Plant analysis is a very promising diagnostic tool for assessment of crop nitrogen (N) requirements in perspectives of cost effective and environment friendly agriculture. Diagnosing N nutritional status of rice crop through plant analysis will give insights into optimizing N requirements of future crops. The present study was aimed to develop a new methodology for determining the critical nitrogen (Nc) dilution curve based on stem dry matter (SDM) and to assess its suitability to estimate the level of N nutrition for rice (Oryza sativa L.) in east China. Three field experiments with varied N rates (0–360 kg N ha−1) using three Japonica rice hybrids, Lingxiangyou-18, Wuxiangjing-14 and Wuyunjing were conducted in Jiangsu province of east China. SDM and stem N concentration (SNC) were determined during vegetative stage for growth analysis. A Nc dilution curve based on SDM was described by the equation (Nc = 2.17W−0.27with W being SDM in t ha−1), when SDM ranged from 0.88 to 7.94 t ha−1. However, for SDM < 0.88 t ha−1, the constant critical value Nc = 1.76% SDM was applied. The curve was dually validated for N-limiting and non-N-limiting growth conditions. The N nutrition index (NNI) and accumulated N deficit (Nand) of stem ranged from 0.57 to 1.06 and 51.1 to −7.07 kg N ha−1, respectively, during key growth stages under varied N rates in 2010 and 2011. The values of ΔN derived from either NNI or Nand could be used as references for N dressing management during rice growth. Our results demonstrated that the present curve well differentiated the conditions of limiting and non-limiting N nutrition in rice crop. The SDM based Nc dilution curve can be adopted as an alternate and novel approach for evaluating plant N status to support N fertilization decision during the vegetative growth of Japonica rice in east China.
Citation: Ata-Ul-Karim ST, Yao X, Liu X, Cao W, Zhu Y (2014) Determination of Critical Nitrogen Dilution Curve Based on Stem Dry Matter in Rice. PLoS ONE 9(8): e104540. https://doi.org/10.1371/journal.pone.0104540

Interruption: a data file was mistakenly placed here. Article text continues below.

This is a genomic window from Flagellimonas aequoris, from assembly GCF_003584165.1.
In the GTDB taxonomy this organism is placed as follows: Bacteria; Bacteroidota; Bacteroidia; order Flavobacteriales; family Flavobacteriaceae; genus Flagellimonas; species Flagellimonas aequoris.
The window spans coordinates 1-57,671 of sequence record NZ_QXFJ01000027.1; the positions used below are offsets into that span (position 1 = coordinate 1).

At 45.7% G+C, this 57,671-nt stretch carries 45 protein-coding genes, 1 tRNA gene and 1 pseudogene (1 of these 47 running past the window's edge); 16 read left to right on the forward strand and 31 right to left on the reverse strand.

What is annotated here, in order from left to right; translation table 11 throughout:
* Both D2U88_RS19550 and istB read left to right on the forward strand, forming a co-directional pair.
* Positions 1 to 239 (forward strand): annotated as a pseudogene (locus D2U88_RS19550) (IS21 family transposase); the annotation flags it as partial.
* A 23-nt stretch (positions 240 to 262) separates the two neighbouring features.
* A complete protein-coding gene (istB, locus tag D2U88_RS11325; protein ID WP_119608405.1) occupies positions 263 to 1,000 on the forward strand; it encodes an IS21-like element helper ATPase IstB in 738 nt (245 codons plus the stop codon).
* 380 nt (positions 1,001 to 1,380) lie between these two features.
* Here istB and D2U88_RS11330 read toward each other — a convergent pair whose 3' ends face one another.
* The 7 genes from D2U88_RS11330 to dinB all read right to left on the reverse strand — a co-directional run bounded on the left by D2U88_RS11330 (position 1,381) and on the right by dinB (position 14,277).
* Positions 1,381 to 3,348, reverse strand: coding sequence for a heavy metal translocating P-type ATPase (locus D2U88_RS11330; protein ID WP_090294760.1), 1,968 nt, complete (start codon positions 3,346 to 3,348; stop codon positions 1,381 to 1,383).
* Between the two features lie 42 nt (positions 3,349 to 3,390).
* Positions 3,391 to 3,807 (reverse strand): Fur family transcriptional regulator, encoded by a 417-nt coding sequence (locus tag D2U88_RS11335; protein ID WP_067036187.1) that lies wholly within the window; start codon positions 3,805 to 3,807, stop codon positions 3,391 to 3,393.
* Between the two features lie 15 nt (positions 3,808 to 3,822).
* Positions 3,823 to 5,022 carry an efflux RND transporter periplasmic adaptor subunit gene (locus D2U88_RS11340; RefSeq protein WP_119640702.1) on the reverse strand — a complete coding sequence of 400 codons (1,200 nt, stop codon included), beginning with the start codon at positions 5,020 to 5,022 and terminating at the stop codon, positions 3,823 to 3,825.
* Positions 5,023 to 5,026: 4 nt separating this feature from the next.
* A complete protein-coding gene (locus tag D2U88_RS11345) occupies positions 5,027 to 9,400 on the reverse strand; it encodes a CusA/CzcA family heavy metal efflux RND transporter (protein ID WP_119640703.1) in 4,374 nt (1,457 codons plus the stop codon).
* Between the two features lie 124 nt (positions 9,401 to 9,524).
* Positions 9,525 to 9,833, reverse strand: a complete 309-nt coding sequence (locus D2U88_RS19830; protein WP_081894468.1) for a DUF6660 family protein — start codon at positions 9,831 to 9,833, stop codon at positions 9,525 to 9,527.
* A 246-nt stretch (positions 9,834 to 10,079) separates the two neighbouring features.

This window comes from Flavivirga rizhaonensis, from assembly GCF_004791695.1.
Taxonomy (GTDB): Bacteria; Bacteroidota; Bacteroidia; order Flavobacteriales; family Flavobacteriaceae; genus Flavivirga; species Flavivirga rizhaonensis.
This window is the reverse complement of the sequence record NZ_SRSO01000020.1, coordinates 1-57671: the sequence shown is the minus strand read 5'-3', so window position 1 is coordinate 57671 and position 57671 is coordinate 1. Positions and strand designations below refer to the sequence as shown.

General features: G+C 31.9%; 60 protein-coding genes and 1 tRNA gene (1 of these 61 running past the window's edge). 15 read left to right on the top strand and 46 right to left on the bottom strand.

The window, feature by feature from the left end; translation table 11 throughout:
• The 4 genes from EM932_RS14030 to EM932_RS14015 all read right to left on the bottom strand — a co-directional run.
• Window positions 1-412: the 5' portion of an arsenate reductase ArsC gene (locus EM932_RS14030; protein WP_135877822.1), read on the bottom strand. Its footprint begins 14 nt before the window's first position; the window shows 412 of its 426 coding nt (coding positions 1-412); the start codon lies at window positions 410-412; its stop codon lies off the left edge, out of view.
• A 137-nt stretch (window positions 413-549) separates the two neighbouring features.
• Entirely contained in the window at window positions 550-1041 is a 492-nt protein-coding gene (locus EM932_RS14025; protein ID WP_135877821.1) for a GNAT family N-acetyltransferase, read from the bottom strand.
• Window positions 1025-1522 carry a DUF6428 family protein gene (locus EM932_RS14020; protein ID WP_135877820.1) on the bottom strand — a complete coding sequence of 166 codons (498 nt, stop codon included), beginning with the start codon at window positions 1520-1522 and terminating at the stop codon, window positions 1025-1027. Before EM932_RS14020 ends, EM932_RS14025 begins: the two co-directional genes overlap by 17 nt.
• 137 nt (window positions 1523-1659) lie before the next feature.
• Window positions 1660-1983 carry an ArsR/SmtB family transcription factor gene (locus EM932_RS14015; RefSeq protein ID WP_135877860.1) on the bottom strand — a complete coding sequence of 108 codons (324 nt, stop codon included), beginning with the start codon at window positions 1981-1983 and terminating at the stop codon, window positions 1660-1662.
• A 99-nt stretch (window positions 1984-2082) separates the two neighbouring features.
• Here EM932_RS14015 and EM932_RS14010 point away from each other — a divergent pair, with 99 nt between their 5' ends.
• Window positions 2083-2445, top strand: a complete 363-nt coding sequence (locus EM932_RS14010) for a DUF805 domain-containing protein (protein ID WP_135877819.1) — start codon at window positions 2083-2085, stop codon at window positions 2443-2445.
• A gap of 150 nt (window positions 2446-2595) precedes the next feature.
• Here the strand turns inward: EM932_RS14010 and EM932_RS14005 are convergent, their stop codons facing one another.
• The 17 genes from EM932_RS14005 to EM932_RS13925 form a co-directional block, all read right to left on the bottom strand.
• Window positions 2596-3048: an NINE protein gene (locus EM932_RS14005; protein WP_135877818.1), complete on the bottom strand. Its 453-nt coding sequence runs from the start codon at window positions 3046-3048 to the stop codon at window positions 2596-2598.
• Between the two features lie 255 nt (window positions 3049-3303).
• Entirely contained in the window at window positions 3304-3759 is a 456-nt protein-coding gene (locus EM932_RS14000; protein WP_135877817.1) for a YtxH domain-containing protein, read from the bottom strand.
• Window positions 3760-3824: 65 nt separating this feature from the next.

Editor: Guoping Zhang, Zhejiang University, China
Received: March 8, 2014; Accepted: July 11, 2014; Published: August 15, 2014
Copyright: © 2014 Ata-Ul-Karim et al. This is an open-access article distributed under the terms of the Creative Commons Attribution License, which permits unrestricted use, distribution, and reproduction in any medium, provided the original author and source are credited.
Data Availability: The authors confirm that all data underlying the findings are freely available. Relevant data are included within the paper.
Funding: This work was supported by grants from the National High-Tech Research and Development Program of China (863 Program) (2011AA100703), Special Program for Agriculture Science and Technology from Ministry of Agriculture in China (201303109), Priority Academic Program Development of Jiangsu Higher Education Institutions (PAPD), and Science and Technology Support Plan of Jiangsu Province (BE2011351, BE2012302). The funders had no role in study design, data collection and analysis, decision to publish, or preparation of the manuscript.
Competing interests: The authors have declared that no competing interests exist.